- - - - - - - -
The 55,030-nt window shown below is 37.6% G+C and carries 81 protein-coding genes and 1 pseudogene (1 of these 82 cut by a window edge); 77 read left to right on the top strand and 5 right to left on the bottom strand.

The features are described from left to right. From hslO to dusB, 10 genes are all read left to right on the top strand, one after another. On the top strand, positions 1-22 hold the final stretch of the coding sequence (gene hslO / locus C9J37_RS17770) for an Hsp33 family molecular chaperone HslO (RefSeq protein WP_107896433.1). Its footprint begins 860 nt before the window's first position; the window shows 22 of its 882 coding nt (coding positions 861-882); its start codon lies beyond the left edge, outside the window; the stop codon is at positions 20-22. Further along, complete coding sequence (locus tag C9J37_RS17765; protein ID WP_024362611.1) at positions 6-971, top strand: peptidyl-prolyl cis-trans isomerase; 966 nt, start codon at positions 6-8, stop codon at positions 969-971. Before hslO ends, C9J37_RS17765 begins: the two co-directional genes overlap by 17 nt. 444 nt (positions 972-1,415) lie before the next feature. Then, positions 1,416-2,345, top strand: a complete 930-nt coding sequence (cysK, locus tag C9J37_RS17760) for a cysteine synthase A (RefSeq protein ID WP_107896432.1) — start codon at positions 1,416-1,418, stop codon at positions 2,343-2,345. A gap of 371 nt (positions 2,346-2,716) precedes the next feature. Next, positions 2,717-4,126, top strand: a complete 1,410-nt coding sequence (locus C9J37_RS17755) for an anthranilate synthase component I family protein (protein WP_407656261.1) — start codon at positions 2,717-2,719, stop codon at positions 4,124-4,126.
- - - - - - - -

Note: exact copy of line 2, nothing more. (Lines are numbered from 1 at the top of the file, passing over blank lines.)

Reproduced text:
The features are described from left to right. From hslO to dusB, 10 genes are all read left to right on the top strand, one after another. On the top strand, positions 1-22 hold the final stretch of the coding sequence (gene hslO / locus C9J37_RS17770) for an Hsp33 family molecular chaperone HslO (RefSeq protein WP_107896433.1). Its footprint begins 860 nt before the window's first position; the window shows 22 of its 882 coding nt (coding positions 861-882); its start codon lies beyond the left edge, outside the window; the stop codon is at positions 20-22. Further along, complete coding sequence (locus tag C9J37_RS17765; protein ID WP_024362611.1) at positions 6-971, top strand: peptidyl-prolyl cis-trans isomerase; 966 nt, start codon at positions 6-8, stop codon at positions 969-971. Before hslO ends, C9J37_RS17765 begins: the two co-directional genes overlap by 17 nt. 444 nt (positions 972-1,415) lie before the next feature. Then, positions 1,416-2,345, top strand: a complete 930-nt coding sequence (cysK, locus tag C9J37_RS17760) for a cysteine synthase A (RefSeq protein ID WP_107896432.1) — start codon at positions 1,416-1,418, stop codon at positions 2,343-2,345. A gap of 371 nt (positions 2,346-2,716) precedes the next feature. Next, positions 2,717-4,126, top strand: a complete 1,410-nt coding sequence (locus C9J37_RS17755) for an anthranilate synthase component I family protein (protein WP_407656261.1) — start codon at positions 2,717-2,719, stop codon at positions 4,124-4,126.